Multi-Function Node

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Workers from WHOI and Oregon State University deploy a Multi-Function Node (MFN) from the fantail of the R/V Wecoma near Newport, Oregon, in March 2011. (Photo by Craig Riesin, Oregon State University)

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WHOI's Role in OOI

Since August 2007, an academic partnership led by the Woods Hole Oceanographic Institution (WHOI), has been participating in the National Science Foundation’s (NSF) Ocean Observatories Initiative (OOI) Coastal and Global Scale Nodes project.  The academic partners include WHOI, Scripps Institution of Oceanography at the University of California, San Diego, and Oregon State University’s College of Oceanic and Atmospheric Sciences.  Raytheon has provided project management and systems engineering support to WHOI as part of this project.  Work to date has been in preparation for the as yet unfunded Major Research Equipment and Facilities Construction project awarded in 2007.  The Massachusetts Technology Collaborative’s John Adams Innovation Institute provided a matching investment to help WHOI secure the competitive award.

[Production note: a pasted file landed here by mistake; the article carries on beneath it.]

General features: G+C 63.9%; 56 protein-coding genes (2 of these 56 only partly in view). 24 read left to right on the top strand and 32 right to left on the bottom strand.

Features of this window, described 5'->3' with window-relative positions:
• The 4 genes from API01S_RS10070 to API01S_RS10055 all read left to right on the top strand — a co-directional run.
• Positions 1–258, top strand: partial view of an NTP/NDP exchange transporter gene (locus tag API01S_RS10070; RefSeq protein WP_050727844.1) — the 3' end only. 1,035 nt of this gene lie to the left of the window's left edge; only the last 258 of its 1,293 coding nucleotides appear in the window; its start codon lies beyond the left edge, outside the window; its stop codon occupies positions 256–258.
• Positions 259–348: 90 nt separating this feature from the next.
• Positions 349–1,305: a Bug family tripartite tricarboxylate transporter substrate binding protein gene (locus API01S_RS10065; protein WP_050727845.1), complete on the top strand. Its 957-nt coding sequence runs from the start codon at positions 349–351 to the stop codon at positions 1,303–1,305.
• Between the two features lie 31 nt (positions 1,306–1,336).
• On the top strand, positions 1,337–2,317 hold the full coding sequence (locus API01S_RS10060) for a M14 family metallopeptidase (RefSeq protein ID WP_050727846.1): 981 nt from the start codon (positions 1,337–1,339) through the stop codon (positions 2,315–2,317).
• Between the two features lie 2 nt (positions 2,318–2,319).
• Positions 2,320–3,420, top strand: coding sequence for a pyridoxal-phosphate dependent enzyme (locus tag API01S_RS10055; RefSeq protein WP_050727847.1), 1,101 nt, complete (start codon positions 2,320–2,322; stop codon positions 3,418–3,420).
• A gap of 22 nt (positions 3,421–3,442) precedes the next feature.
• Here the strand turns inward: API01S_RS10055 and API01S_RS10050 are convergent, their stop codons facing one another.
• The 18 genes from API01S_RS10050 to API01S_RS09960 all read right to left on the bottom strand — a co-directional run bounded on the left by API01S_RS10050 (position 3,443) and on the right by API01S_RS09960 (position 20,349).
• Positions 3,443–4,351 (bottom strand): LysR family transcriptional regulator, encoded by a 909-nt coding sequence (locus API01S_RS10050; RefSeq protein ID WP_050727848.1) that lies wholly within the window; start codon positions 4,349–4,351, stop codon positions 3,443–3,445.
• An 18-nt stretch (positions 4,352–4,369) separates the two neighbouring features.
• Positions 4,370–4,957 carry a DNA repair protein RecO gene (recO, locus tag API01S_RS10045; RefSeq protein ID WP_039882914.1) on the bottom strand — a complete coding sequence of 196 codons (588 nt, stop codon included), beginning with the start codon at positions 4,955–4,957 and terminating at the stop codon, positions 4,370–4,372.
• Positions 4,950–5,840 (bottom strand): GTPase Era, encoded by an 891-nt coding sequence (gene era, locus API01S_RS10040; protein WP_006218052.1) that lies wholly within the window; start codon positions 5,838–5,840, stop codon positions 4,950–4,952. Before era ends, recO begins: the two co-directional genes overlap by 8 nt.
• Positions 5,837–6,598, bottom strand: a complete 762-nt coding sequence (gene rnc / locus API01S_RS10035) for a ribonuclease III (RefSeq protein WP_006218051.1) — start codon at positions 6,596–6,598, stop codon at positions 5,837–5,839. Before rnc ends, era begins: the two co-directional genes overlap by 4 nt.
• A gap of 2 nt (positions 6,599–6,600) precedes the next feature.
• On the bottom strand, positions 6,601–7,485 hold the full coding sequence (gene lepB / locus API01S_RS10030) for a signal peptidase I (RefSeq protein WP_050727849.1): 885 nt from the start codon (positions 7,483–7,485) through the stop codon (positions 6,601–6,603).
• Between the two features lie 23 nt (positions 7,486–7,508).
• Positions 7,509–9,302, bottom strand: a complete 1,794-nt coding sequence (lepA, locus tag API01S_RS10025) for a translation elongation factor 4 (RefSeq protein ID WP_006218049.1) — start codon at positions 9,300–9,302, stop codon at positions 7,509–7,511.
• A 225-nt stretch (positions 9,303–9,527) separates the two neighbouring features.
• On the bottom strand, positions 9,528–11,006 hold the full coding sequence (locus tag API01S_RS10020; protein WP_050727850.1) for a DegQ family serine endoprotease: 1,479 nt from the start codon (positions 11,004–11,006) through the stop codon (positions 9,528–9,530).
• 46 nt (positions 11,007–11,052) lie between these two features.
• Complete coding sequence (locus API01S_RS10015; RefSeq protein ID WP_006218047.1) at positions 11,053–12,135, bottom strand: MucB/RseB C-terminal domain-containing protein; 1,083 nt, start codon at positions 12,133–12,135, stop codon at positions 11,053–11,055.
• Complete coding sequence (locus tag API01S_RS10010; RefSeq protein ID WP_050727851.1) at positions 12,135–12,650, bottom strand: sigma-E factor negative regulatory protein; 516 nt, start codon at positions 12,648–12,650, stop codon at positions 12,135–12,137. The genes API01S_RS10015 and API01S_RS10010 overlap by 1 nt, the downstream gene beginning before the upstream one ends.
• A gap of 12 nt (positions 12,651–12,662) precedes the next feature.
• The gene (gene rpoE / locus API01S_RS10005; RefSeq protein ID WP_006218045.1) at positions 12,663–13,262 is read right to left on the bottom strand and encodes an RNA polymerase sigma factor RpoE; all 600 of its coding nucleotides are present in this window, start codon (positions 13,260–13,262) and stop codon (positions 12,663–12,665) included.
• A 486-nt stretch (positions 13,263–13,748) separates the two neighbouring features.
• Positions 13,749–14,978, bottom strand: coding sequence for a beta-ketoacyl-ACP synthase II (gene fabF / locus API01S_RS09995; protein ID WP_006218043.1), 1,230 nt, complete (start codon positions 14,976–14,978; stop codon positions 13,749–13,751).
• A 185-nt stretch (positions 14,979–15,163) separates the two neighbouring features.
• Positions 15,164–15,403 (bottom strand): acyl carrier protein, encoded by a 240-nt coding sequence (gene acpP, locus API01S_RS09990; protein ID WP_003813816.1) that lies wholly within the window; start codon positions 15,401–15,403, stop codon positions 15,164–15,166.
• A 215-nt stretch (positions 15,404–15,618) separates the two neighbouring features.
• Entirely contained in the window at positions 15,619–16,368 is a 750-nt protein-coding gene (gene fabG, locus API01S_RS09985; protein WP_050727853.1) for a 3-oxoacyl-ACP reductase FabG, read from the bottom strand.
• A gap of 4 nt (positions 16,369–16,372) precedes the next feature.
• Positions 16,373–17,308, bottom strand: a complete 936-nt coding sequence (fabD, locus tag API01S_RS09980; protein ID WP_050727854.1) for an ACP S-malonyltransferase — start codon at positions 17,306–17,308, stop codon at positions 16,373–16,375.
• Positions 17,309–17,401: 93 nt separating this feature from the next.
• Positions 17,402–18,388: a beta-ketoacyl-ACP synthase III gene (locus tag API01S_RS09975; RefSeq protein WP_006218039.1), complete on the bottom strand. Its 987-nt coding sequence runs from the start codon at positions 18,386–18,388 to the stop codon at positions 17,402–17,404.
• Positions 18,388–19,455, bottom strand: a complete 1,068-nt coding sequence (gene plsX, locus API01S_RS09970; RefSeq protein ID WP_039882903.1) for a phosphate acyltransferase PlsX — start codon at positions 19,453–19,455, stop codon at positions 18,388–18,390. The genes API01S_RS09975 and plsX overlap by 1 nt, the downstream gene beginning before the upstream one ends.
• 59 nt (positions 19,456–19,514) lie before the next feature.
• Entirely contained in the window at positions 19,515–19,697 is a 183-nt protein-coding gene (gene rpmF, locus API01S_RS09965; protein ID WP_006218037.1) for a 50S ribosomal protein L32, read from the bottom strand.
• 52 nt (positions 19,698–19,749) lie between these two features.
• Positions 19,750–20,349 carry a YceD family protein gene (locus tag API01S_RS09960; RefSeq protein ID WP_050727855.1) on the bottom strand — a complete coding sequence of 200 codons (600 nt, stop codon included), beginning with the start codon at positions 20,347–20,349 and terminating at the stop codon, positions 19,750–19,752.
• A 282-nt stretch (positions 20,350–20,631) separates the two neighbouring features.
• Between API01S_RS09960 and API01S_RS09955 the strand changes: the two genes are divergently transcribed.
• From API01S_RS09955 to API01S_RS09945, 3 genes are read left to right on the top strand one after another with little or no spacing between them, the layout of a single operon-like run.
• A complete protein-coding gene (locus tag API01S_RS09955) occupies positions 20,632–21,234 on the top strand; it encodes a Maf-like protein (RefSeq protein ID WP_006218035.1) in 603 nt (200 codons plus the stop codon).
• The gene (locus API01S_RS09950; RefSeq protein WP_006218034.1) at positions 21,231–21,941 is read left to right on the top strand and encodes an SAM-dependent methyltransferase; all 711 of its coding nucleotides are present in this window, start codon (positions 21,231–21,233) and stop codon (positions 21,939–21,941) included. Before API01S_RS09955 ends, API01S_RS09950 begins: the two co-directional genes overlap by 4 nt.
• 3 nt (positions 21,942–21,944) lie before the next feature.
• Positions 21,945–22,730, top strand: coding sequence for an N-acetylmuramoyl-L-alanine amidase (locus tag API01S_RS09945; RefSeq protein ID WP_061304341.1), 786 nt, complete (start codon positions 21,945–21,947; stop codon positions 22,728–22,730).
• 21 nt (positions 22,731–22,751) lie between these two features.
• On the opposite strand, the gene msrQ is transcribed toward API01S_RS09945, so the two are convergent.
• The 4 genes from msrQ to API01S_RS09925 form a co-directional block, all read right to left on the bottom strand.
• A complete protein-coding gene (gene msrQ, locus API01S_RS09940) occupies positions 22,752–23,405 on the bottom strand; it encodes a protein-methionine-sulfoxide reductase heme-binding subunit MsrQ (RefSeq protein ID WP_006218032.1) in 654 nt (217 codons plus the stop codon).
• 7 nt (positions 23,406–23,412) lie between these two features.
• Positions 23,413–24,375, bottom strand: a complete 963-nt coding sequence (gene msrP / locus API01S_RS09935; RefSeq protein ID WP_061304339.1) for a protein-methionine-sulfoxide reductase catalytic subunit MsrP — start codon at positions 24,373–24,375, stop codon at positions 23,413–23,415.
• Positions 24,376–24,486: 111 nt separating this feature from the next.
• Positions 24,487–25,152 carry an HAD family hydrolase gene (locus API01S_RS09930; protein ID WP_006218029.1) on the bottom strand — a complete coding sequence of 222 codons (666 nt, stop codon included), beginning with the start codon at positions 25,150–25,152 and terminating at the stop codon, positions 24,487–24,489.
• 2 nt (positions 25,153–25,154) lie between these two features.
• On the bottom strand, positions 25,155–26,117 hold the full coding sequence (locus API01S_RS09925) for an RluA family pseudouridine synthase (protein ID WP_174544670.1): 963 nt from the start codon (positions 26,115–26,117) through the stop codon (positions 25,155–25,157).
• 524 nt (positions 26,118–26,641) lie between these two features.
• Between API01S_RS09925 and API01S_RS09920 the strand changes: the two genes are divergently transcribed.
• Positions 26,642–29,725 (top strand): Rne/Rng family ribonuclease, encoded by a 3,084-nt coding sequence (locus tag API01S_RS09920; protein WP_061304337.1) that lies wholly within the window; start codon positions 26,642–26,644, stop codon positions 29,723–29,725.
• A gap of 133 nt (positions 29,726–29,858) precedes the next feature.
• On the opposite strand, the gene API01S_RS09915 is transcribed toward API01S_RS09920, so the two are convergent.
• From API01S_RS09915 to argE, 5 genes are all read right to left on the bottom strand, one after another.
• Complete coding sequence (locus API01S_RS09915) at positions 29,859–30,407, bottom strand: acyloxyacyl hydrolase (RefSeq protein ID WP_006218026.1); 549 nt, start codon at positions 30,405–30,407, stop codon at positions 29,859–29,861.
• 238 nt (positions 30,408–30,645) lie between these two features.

The OOI Network spans global, regional and coastal scales, linked by a system-wide cyberinfrastructure and education and public engagement effort. The award establishes WHOI and its partners from Scripps and OSU as the implementing organization for the Coastal and Global Scale Nodes (CGSN) of the OOI Network. Each partner will contribute scientific and engineering expertise to the development of innovative moored buoys, cabled nodes, and autonomous vehicles that will provide data in real-time or near-real-time, and allow users to remotely control their instruments and construct virtual observatories specifically tailored to their scientific needs.

Global components
The WHOI-led team will design and deploy global buoys to address planetary-scale problems in critical high latitude locations in the Northern and Southern hemispheres. A major goal of the global observatory is to better understand and predict the impact of climate change on the interlinked ocean-atmosphere system, and on marine ecosystems, biodiversity and community structure, especially in remote, poorly sampled parts of the world’s ocean.

Coastal components
Permanent and transportable arrays of buoys and autonomous vehicles will be deployed off the Pacific Northwest and Mid-Atlantic Bight to study coastal processes and to monitor changes in coastal systems. The aim of the coastal arrays is to understand complex coastal ecosystems and their critical role in the ecology and biogeochemistry of the world’s oceans, coastal hazards such as storms and harmful algal blooms, and the impact of climate change on the coastal ocean.